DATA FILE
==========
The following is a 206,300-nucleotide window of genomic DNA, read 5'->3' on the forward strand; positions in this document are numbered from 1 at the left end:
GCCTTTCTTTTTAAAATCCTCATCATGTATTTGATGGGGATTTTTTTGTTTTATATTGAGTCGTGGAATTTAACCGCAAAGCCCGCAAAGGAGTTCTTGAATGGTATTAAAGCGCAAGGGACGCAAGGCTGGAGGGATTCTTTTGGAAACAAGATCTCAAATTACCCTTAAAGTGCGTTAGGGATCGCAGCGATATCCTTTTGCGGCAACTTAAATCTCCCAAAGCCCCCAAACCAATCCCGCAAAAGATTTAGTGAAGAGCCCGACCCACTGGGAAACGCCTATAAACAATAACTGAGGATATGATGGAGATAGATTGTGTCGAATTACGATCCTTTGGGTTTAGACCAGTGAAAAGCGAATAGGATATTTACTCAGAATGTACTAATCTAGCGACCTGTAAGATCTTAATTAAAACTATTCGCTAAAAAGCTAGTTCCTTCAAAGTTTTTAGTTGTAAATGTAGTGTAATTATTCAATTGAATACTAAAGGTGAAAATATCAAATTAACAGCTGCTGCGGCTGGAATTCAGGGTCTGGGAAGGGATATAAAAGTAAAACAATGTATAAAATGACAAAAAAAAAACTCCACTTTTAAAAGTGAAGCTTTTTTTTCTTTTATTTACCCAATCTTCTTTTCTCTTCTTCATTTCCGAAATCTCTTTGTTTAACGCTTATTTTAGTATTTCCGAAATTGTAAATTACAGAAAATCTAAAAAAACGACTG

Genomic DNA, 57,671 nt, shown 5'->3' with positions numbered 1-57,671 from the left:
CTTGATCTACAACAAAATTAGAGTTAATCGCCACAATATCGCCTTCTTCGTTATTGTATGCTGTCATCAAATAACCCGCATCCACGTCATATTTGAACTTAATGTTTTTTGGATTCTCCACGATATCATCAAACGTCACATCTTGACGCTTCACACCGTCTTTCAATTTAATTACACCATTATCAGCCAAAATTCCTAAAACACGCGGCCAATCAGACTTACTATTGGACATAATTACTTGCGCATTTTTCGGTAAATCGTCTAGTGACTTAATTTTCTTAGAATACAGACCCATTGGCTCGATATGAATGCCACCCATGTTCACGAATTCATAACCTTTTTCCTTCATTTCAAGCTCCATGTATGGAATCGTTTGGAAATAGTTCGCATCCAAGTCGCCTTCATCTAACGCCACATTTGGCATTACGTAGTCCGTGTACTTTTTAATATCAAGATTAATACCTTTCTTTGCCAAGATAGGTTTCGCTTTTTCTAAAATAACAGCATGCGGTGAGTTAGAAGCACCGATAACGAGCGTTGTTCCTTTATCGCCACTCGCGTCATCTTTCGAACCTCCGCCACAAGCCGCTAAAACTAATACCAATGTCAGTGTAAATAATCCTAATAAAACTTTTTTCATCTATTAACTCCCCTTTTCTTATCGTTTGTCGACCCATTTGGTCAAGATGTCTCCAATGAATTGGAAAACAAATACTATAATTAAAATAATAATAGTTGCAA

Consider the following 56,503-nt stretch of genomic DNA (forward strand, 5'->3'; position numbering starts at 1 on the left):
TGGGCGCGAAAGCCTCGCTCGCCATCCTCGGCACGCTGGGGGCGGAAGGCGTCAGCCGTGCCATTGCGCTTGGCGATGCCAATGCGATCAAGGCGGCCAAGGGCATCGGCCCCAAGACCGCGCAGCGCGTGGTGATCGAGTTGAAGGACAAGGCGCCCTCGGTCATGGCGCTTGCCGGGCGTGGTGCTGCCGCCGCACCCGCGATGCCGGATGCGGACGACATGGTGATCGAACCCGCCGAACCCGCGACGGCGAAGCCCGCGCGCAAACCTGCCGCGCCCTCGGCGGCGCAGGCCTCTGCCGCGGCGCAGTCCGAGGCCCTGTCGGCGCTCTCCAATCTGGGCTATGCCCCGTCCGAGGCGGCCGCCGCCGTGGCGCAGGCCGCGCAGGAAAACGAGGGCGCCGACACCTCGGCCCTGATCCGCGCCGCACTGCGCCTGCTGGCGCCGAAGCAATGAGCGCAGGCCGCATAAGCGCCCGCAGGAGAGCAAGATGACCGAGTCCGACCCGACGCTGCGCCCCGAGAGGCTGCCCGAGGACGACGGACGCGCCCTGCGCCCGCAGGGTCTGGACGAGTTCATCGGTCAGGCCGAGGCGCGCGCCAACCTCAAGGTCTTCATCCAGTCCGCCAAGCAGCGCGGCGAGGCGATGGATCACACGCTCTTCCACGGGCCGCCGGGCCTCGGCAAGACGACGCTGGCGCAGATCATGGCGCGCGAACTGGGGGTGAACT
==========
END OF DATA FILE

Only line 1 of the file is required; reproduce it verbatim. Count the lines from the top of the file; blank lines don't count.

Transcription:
The following is a 206,300-nucleotide window of genomic DNA, read 5'->3' on the forward strand; positions in this document are numbered from 1 at the left end: